[Author Contact: Megan P. Mueller, University of California, Los Angeles, California. “Availability of Healthier Children’s Menu Items in the Top Selling Quick Service Restaurant Chains (2004–2015)”].

Hurricane Harvey flooding greater in black, Hispanic and socioeconomically deprived neighborhoods

This study found that the areal extent of flooding after Hurricane Harvey was significantly greater in neighborhoods with a higher proportion of black, Hispanic and socioeconomically deprived residents. Given the well-documented physical and mental health problems associated with flooding, racial/ethnic minority and socioeconomically disadvantaged individuals residing in highly inundated neighborhoods are likely to suffer the additional burden of adverse health outcomes.

Researchers concluded that their results provide evidence of racial/ethnic and socioeconomic injustices in the distribution of flooding.

[Author Contact: Jayajit Chakraborty, Professor, Department of Sociology & Anthropology, University of Texas at El Paso, El Paso, TX. “Exploring the Environmental Justice Implications of Hurricane Harvey Flooding in Greater Houston, Texas”]. 

Sex workers in Baltimore experience frequent exposure to abusive police practices

This survey of female sex workers in Baltimore found that 78 percent reported lifetime abusive police encounters and 41 percent reported daily or weekly encounters of any type. In the previous three months, 22 percent experienced client-perpetrated violence. Heroin users (70 percent of participants) reported more abusive encounters and more client-perpetrated violence (26 percent vs. 12 percent).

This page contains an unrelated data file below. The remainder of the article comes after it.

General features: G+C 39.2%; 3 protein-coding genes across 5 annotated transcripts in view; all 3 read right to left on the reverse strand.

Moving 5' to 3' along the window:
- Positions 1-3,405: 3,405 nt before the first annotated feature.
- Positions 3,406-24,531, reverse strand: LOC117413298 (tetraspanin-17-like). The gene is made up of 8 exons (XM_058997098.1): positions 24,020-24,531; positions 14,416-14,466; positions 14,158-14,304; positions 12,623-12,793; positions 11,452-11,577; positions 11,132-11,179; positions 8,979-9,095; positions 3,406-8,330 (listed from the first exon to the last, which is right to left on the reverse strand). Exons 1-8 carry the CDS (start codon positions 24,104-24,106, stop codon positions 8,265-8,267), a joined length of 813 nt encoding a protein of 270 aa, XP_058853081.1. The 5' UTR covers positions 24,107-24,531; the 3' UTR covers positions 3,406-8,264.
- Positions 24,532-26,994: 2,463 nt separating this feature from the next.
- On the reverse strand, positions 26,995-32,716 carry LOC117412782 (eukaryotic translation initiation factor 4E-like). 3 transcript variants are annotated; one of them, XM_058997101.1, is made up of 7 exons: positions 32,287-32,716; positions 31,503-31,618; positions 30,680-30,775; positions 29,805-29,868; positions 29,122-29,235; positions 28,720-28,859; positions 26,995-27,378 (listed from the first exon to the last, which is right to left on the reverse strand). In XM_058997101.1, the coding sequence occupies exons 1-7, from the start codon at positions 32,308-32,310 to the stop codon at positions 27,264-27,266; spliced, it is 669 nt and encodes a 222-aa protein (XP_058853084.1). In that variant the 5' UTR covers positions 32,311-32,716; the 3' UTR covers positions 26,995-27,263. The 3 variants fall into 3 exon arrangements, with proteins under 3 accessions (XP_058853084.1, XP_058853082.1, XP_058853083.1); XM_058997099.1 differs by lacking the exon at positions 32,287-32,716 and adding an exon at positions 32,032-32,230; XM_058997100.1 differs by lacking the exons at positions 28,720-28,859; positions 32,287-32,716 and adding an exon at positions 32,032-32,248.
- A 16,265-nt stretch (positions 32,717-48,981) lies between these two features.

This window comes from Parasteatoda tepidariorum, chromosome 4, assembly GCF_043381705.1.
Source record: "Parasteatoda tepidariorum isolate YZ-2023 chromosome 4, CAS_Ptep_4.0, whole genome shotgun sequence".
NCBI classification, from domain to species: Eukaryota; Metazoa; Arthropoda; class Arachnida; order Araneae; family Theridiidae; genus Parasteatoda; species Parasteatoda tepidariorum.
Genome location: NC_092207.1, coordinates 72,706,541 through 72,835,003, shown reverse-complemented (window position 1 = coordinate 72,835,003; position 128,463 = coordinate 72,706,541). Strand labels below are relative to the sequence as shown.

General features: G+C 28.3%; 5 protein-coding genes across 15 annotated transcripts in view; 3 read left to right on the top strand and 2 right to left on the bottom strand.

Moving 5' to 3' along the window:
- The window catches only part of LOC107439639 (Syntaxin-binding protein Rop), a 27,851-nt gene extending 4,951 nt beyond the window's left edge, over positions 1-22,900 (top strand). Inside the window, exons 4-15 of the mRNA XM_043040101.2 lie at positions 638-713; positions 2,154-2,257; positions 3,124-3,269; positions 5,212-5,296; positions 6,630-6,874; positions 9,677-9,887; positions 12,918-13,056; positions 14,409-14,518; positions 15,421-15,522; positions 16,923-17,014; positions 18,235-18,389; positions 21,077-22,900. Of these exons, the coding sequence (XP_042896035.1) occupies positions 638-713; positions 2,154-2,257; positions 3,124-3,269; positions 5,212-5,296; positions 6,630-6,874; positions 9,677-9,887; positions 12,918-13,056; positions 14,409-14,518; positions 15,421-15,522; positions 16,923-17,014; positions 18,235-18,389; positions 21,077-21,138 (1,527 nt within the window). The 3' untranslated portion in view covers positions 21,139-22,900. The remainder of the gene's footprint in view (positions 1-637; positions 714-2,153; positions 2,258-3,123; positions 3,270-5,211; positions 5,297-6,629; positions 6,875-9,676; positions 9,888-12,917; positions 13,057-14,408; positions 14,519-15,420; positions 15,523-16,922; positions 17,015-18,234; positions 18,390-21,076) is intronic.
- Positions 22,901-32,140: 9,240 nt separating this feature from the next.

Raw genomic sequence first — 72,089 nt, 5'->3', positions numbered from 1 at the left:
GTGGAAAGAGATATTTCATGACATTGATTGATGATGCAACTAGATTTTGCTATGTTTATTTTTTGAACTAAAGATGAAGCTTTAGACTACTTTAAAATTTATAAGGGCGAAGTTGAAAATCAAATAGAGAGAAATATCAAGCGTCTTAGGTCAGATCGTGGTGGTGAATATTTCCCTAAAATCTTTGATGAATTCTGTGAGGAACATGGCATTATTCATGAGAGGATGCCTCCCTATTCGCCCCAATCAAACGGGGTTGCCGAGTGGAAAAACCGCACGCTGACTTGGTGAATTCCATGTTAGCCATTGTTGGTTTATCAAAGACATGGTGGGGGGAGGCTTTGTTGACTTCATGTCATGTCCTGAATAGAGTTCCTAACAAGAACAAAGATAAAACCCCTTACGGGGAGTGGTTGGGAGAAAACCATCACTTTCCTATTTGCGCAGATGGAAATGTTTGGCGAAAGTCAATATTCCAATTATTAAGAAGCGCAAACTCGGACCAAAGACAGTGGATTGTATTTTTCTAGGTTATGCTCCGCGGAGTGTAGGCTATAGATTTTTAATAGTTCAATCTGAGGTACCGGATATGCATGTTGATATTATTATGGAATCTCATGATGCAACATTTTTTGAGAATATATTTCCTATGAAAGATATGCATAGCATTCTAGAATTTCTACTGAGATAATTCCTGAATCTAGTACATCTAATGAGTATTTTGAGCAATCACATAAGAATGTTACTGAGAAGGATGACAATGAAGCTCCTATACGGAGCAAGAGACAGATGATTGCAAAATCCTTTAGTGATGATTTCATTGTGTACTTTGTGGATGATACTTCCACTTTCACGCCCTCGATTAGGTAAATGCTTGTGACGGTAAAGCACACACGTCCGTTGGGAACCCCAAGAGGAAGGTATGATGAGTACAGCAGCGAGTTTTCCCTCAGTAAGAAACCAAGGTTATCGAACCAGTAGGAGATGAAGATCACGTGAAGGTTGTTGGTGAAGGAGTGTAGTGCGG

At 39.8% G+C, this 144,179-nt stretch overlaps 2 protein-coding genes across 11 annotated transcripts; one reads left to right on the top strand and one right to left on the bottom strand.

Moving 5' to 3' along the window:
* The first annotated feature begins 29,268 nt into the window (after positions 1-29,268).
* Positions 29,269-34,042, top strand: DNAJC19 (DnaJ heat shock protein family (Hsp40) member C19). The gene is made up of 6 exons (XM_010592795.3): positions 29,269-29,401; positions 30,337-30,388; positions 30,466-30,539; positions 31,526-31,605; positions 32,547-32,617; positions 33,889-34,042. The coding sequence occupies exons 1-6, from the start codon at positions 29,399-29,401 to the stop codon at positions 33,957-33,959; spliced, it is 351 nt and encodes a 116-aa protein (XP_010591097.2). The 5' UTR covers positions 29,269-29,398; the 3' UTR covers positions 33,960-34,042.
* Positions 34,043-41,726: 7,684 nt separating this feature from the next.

Study authors concluded that frequent exposures to abusive police practices appear to contribute to an environment where client-perpetrated violence is regularly experienced. For female sex workers who inject drugs, police exposure and client-perpetrated violence appear amplified.

[Author Contact: Katherine Footer, Hampton House, Baltimore, MD. “Police-Related Correlates of Client-Perpetrated Violence Among Female Sex Workers in Baltimore City, Maryland”].

Find a full list of AJPH research papers published online below:

  • Equipping Public Spaces To Facilitate Rapid Point-Of-Injury Hemorrhage Control After Mass Casualty
  • Core Competencies And A Workforce Framework For Community Health Workers: A Model For Advancing The Profession
  • Addressing The Rural Opioid Addiction And Overdose Crisis Through Cross-Sector Collaboration: Little Falls, Minnesota
  • Non-Targeted Diabetes Screening In A Navajo Nation Emergency Department
  • Cost-Effectiveness Of A U.S. National Sugar-Sweetened Beverage Tax Using A Multi-Stakeholder Approach: Who Pays And Who Benefits?